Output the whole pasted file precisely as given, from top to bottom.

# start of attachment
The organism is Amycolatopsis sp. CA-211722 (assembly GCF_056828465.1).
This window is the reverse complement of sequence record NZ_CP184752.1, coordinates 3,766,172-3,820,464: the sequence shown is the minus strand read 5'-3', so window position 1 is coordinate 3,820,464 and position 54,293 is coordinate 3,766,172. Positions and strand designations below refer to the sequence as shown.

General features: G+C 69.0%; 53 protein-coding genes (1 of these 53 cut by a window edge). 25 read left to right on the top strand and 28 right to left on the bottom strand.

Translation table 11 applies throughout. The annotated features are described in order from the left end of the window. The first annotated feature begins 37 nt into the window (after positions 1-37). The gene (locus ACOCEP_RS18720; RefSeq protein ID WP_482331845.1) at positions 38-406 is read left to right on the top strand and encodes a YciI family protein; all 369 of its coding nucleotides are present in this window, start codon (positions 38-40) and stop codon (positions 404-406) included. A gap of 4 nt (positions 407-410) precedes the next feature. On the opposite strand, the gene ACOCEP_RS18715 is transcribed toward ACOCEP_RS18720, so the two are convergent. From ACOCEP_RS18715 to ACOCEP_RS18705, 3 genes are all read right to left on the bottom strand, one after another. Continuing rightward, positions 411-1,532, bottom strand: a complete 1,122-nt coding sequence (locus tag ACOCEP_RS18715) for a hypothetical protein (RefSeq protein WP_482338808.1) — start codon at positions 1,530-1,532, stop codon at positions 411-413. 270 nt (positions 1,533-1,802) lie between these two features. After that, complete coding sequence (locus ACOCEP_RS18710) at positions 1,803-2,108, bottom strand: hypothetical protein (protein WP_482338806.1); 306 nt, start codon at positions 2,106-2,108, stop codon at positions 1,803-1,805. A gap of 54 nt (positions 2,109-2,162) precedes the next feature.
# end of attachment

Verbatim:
The organism is Amycolatopsis sp. CA-211722 (assembly GCF_056828465.1).
This window is the reverse complement of sequence record NZ_CP184752.1, coordinates 3,766,172-3,820,464: the sequence shown is the minus strand read 5'-3', so window position 1 is coordinate 3,820,464 and position 54,293 is coordinate 3,766,172. Positions and strand designations below refer to the sequence as shown.

General features: G+C 69.0%; 53 protein-coding genes (1 of these 53 cut by a window edge). 25 read left to right on the top strand and 28 right to left on the bottom strand.

Translation table 11 applies throughout. The annotated features are described in order from the left end of the window. The first annotated feature begins 37 nt into the window (after positions 1-37). The gene (locus ACOCEP_RS18720; RefSeq protein ID WP_482331845.1) at positions 38-406 is read left to right on the top strand and encodes a YciI family protein; all 369 of its coding nucleotides are present in this window, start codon (positions 38-40) and stop codon (positions 404-406) included. A gap of 4 nt (positions 407-410) precedes the next feature. On the opposite strand, the gene ACOCEP_RS18715 is transcribed toward ACOCEP_RS18720, so the two are convergent. From ACOCEP_RS18715 to ACOCEP_RS18705, 3 genes are all read right to left on the bottom strand, one after another. Continuing rightward, positions 411-1,532, bottom strand: a complete 1,122-nt coding sequence (locus tag ACOCEP_RS18715) for a hypothetical protein (RefSeq protein WP_482338808.1) — start codon at positions 1,530-1,532, stop codon at positions 411-413. 270 nt (positions 1,533-1,802) lie between these two features. After that, complete coding sequence (locus ACOCEP_RS18710) at positions 1,803-2,108, bottom strand: hypothetical protein (protein WP_482338806.1); 306 nt, start codon at positions 2,106-2,108, stop codon at positions 1,803-1,805. A gap of 54 nt (positions 2,109-2,162) precedes the next feature.